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Monday, March 29, 2004

Auditor Doubts Great Lakes' Claim It Will Survive

Carrier Misses Debt Payments In 2003 While Posting Small Profit

Although Great Lakes Aviation [GLUX] managed to post a small net profit last year, its auditor has serious concerns that the company can continue to operate.

Ending a three-year run of losses, Great Lakes last year posted a net profit of $1.7 million, or a penny a share, on $75.7 million in revenues. In 2002, the company posted a net loss of $10.8 million, or $1.24 per share, on sales of $84.7 million. The last time Great Lakes posted a profit, in 1999, it had sales of $131.3 million.

In a filing last week with the Securities and Exchange Commission, Great Lakes admits that it did not have the cashflow from operations to meet its debt payments, including an extensive aircraft financing deal negotiated in 2002 with Raytheon [RTN]. "Furthermore, the company cannot determine with a high degree of confidence that it will be able during 2004 to generate sufficient cashflow in order to make required payments or remain in compliance with its aircraft debt and lease agreements," the carrier told the SEC.

Auditor KPMG in a note to the annual audit wrote: "The company's liquidity problems, in addition to its dependence on United [UALAQ], raise significant doubts about the company's ability to continue as a going concern. Because the company currently has no financing agreements in place that would allow the company to secure additional funds, the company's ability to continue as a going concern will ultimately depend upon the company's ability to increase profitability and cash flow or obtain new sources of financing."

Great Lakes' cash balance, as of Dec. 31, stood at $3.7 million. However, it had negative working capital of $128.6 million.

Great Lakes CEO Charles Howell IV said KPMG's cautionary language paints a "gloom and doom" picture that ignores the company's ongoing turnaround. Great Lakes has been current on its debt payments since last spring, Howell told CRAN. Last year's problems at Great Lakes were the same dramatic drop in traffic that the whole industry suffered in the run up to the Iraq War.

The same business plan that last year yielded the first profit in three years, Howell said, is the current prescription for recovery. In addition, he said, the carrier continues to tighten its operations to trim operating costs.

Based in Cheyenne, Wyo., Great Lakes flies connecting flights for both bankrupt United Airlines and Frontier Airlines [FRNT]. It also flies some routes on its own. Five flights out of Denver bear the codes for both rival carriers. Great Lakes was forced by United's bankruptcy to renegotiate its operating agreement in 2003. It now earns less than before, but it did not disclose how much less. Howell notes that the carrier has diversified over the last six years from its total reliance on United.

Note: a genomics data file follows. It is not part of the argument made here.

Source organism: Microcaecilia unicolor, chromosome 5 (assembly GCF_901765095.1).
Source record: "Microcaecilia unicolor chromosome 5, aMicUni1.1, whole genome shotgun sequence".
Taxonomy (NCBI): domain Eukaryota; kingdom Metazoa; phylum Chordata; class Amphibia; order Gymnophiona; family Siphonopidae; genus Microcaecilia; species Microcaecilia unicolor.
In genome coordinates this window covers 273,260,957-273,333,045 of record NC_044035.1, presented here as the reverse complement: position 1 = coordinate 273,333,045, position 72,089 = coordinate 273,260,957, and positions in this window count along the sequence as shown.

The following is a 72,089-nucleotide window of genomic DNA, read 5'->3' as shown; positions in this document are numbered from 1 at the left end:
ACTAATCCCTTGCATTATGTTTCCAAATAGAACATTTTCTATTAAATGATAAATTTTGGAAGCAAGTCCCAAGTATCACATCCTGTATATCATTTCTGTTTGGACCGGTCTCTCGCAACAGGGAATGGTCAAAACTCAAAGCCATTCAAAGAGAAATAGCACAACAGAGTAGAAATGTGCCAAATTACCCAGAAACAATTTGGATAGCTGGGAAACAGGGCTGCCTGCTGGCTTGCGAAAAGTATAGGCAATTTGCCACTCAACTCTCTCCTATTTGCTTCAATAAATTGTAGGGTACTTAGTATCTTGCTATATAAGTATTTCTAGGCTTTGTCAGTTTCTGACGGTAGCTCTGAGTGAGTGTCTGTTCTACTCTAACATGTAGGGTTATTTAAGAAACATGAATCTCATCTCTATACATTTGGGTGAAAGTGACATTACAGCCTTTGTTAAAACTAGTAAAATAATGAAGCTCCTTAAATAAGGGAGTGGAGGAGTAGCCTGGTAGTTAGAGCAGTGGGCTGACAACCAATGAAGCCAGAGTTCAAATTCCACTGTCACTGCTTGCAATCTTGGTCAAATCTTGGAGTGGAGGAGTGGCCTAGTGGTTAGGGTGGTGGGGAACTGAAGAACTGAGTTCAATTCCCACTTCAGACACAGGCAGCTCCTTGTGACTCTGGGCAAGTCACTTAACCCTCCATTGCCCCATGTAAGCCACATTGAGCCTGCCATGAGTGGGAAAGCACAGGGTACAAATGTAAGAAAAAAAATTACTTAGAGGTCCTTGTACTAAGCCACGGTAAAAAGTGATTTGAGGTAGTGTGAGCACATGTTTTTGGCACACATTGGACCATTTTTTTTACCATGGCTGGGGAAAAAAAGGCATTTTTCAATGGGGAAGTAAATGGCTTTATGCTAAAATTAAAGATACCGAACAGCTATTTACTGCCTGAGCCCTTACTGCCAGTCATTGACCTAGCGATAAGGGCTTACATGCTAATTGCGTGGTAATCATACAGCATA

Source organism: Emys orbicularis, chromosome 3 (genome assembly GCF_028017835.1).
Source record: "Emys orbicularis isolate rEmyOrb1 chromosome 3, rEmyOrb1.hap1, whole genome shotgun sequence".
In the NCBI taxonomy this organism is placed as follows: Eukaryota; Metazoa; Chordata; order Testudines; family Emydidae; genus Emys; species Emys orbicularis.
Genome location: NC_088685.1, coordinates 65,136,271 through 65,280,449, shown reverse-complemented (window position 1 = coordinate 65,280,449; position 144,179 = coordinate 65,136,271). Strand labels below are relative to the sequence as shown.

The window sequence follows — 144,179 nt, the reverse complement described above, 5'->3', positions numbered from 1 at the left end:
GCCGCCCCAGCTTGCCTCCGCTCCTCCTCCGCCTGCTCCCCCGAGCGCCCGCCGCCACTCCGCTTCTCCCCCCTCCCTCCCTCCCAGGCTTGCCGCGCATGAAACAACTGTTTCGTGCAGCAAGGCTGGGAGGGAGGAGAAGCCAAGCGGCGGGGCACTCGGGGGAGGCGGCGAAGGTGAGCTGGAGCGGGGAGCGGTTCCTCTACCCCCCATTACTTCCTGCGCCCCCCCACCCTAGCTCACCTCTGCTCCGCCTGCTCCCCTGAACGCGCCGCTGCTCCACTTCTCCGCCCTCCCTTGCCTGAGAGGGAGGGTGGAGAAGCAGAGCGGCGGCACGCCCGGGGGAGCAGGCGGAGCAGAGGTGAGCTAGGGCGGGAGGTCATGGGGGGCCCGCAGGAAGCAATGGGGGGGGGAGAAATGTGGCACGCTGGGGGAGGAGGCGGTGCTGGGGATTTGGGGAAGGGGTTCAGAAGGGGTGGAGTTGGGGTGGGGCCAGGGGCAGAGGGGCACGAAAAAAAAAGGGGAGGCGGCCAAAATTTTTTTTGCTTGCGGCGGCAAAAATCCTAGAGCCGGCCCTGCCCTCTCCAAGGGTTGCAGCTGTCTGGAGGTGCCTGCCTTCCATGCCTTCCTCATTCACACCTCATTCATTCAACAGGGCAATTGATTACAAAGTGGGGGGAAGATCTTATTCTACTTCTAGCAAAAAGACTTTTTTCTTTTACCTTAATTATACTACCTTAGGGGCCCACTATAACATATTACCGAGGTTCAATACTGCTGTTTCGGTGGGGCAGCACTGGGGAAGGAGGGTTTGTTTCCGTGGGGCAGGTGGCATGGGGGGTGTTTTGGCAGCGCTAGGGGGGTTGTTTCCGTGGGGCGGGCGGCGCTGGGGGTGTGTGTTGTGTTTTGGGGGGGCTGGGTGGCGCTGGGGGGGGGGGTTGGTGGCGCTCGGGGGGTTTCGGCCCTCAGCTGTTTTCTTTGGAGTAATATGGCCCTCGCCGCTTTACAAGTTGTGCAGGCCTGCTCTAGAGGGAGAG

The regional carrier in 2003 sustained a drop in revenue from two government contracts.

Last year, Great Lakes dropped service to six communities that had been subsidized under the Essential Air Service (EAS) program. The decision cut EAS revenues by $5 million to $25.1 million. The EAS contracts to 24 communities generate about 33 percent of the carrier's income. Howell said in some cases the EAS routes were dropped because the community no longer qualified for the government subsidy. Other routes were tied to its Chicago operations. Great Lakes had to end service to Chicago O'Hare when the airport banned turboprop flights.

Great Lakes last year also decided to let its contracts with the U.S. Postal Service lapse since it felt it could not be competitive in a new round of contract bidding. In 2002 - the last full year of mail delivery - the postal contract generated 3.2 percent of the company's sales.

As part of a restructuring deal it struck in 2002 with Raytheon, Great Lakes last year returned seven Beechcraft 1900Ds that had been leased. It also refinanced the debt on 30 1900Ds. However, last year it fell $1.7 million behind on principal and interest payments on this new debt. As part of the deal, Raytheon became Great Lakes' second largest shareholder. It now holds 38.2 percent of the stock.

Great Lakes Chairman Douglas Voss is the largest shareholder with 40.5 percent.

After additional planes are returned or retired this year, Great Lakes will be flying 30 19-passenger Beechcraft 1900Ds and seven 30-passenger Embraer Brasilia 120s. It now flies 186 weekly flights from hubs in Denver, Minneapolis and Phoenix.

>>Contact: Charles Howell, Great Lakes, (307) 432-7000.<<


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